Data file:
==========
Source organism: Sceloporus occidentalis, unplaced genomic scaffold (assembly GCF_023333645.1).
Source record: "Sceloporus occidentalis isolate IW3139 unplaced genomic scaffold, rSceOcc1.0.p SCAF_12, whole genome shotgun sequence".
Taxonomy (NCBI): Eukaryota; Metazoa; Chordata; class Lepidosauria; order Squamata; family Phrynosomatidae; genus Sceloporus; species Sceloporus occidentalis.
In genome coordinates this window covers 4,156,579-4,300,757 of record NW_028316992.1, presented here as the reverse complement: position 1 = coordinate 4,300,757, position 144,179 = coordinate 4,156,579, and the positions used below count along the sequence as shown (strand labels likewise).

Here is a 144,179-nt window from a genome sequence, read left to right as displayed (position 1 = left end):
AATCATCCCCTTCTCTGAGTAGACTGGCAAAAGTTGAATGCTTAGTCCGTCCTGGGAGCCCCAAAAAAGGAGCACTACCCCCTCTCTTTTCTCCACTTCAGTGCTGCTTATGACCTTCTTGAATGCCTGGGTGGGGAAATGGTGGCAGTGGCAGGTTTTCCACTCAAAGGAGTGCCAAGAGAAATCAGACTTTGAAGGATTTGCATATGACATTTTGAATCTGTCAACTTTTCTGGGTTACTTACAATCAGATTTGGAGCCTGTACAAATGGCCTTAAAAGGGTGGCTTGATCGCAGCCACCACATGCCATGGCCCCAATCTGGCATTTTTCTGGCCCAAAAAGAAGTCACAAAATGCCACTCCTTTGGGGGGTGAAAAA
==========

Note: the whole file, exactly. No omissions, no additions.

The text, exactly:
Source organism: Sceloporus occidentalis, unplaced genomic scaffold (assembly GCF_023333645.1).
Source record: "Sceloporus occidentalis isolate IW3139 unplaced genomic scaffold, rSceOcc1.0.p SCAF_12, whole genome shotgun sequence".
Taxonomy (NCBI): Eukaryota; Metazoa; Chordata; class Lepidosauria; order Squamata; family Phrynosomatidae; genus Sceloporus; species Sceloporus occidentalis.
In genome coordinates this window covers 4,156,579-4,300,757 of record NW_028316992.1, presented here as the reverse complement: position 1 = coordinate 4,300,757, position 144,179 = coordinate 4,156,579, and the positions used below count along the sequence as shown (strand labels likewise).

Here is a 144,179-nt window from a genome sequence, read left to right as displayed (position 1 = left end):
AATCATCCCCTTCTCTGAGTAGACTGGCAAAAGTTGAATGCTTAGTCCGTCCTGGGAGCCCCAAAAAAGGAGCACTACCCCCTCTCTTTTCTCCACTTCAGTGCTGCTTATGACCTTCTTGAATGCCTGGGTGGGGAAATGGTGGCAGTGGCAGGTTTTCCACTCAAAGGAGTGCCAAGAGAAATCAGACTTTGAAGGATTTGCATATGACATTTTGAATCTGTCAACTTTTCTGGGTTACTTACAATCAGATTTGGAGCCTGTACAAATGGCCTTAAAAGGGTGGCTTGATCGCAGCCACCACATGCCATGGCCCCAATCTGGCATTTTTCTGGCCCAAAAAGAAGTCACAAAATGCCACTCCTTTGGGGGGTGAAAAA